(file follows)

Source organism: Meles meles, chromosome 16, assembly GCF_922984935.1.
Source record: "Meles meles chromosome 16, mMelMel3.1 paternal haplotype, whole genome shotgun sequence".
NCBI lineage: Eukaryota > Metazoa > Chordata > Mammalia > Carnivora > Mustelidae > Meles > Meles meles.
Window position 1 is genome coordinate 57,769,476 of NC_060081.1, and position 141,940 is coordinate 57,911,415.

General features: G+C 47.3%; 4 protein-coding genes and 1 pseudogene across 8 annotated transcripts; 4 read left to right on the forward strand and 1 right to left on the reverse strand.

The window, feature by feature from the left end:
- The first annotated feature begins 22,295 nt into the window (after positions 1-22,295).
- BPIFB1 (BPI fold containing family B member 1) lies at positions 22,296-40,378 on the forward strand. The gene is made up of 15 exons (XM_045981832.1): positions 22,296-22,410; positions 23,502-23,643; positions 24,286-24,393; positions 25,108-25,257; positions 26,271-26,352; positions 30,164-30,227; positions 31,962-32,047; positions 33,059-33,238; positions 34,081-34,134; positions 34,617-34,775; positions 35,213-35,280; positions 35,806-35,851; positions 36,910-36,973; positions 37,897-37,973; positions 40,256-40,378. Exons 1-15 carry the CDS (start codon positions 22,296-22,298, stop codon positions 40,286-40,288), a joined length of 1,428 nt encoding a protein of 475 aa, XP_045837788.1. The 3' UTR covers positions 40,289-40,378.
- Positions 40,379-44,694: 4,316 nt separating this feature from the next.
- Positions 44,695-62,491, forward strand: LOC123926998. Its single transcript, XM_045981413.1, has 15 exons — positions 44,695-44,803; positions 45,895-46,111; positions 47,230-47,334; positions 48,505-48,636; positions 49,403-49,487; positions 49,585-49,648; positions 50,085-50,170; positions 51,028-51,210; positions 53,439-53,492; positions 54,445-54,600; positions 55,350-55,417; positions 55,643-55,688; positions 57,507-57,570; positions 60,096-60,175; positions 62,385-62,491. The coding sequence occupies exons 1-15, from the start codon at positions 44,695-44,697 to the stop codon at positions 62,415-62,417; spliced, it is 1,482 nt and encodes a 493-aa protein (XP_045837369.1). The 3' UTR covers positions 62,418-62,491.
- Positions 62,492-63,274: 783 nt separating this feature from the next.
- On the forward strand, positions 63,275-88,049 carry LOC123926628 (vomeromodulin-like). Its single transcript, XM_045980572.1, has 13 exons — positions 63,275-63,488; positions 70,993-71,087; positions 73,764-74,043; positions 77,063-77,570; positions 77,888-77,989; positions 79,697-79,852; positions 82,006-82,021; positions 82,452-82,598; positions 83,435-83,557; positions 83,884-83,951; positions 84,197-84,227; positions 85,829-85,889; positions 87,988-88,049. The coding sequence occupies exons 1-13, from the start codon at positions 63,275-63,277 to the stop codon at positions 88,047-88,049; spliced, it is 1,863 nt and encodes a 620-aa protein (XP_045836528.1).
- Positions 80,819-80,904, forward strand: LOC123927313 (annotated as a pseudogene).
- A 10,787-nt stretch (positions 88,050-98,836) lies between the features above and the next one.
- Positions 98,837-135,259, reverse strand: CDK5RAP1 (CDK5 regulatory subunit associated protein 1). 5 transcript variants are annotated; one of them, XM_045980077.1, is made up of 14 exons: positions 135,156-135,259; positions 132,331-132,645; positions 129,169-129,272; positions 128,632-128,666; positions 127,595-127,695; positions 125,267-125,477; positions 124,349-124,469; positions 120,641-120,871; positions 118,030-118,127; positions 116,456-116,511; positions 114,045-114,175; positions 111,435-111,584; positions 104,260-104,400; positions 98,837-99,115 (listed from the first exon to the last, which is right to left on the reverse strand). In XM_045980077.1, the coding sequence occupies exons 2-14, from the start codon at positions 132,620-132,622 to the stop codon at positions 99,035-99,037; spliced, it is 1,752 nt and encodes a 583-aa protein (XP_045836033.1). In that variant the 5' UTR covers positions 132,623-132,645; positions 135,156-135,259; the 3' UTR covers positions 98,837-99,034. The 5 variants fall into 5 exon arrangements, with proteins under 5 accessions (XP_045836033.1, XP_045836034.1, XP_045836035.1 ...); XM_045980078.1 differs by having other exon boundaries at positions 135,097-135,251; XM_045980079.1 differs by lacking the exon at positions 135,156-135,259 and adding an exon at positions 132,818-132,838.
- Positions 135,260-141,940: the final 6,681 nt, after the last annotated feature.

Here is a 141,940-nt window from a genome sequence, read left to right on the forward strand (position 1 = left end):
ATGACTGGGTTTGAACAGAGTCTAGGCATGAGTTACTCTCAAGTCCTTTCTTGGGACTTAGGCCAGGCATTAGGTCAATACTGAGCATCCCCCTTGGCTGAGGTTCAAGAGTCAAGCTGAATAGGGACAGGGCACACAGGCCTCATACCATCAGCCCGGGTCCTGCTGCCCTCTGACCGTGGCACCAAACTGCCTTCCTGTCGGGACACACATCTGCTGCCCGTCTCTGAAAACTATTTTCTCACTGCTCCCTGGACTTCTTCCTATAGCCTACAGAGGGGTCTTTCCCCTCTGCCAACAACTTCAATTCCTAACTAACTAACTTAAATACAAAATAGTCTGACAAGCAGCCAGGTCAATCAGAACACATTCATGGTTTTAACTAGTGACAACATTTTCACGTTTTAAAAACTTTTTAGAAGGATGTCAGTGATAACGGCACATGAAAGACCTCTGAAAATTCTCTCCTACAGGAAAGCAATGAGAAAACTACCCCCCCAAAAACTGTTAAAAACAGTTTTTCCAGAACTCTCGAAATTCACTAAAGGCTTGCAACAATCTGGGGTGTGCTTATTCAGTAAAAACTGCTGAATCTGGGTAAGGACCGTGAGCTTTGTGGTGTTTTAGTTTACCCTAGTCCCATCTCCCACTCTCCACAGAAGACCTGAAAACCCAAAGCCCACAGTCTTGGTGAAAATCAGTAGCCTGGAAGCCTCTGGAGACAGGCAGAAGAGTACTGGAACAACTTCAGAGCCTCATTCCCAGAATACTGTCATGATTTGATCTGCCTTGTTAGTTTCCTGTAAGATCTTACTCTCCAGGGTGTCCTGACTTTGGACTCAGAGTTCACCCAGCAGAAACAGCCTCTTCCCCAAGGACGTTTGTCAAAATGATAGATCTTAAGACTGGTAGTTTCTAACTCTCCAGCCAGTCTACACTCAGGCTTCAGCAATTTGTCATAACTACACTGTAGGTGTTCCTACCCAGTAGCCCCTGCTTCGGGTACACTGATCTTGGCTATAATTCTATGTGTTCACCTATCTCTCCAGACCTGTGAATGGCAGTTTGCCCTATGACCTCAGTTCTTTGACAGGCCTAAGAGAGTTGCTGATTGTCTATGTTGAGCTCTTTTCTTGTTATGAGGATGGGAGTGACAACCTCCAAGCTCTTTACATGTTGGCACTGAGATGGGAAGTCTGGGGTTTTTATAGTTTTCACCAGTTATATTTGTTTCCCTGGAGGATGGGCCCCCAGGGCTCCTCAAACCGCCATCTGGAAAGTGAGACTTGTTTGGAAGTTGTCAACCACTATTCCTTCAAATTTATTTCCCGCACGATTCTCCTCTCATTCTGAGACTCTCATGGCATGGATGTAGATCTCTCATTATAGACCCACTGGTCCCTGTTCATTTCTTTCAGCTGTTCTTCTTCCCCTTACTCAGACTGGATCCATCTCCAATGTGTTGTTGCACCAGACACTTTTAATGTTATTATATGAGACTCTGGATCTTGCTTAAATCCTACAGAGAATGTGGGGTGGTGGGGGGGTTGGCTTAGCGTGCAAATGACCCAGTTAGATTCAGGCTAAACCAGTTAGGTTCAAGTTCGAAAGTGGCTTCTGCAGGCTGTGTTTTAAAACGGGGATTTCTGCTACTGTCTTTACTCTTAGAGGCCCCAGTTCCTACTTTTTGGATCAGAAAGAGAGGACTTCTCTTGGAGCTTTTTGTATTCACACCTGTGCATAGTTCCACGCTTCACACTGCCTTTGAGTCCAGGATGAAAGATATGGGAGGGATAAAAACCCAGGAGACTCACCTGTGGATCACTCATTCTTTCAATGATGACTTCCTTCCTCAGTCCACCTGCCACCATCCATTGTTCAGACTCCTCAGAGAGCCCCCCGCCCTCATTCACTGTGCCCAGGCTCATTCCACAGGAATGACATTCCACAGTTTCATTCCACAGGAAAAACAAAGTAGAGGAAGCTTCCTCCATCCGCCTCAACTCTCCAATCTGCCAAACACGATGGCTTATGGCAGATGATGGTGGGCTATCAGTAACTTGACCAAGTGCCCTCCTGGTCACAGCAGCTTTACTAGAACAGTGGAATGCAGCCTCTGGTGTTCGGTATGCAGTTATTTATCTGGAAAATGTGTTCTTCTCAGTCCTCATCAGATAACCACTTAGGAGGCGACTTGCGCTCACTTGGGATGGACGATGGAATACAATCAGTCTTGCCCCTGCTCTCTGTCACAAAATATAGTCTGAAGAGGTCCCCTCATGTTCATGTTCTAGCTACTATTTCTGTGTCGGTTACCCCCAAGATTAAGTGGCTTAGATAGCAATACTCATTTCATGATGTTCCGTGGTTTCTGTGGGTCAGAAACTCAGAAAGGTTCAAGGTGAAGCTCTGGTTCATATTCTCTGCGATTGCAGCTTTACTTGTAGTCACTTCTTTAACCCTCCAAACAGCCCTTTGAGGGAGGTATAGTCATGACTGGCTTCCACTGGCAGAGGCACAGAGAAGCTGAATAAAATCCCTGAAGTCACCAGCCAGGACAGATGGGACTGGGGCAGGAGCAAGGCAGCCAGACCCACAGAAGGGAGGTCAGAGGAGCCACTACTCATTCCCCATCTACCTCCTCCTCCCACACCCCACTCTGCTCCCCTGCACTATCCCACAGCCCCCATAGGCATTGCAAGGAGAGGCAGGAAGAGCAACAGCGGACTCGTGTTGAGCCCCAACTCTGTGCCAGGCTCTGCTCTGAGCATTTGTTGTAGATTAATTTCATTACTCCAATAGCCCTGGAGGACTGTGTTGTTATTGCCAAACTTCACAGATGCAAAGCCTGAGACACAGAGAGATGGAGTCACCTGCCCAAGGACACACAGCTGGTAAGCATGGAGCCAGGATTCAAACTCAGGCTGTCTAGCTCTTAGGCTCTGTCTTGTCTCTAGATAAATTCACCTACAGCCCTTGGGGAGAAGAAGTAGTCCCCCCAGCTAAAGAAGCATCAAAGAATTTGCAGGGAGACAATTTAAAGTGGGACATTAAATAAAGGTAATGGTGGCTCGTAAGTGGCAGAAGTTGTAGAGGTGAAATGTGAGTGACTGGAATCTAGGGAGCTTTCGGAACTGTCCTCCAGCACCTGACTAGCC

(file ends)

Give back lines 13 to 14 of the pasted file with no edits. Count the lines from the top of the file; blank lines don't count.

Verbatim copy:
- Positions 80,819-80,904, forward strand: LOC123927313 (annotated as a pseudogene).
- A 10,787-nt stretch (positions 88,050-98,836) lies between the features above and the next one.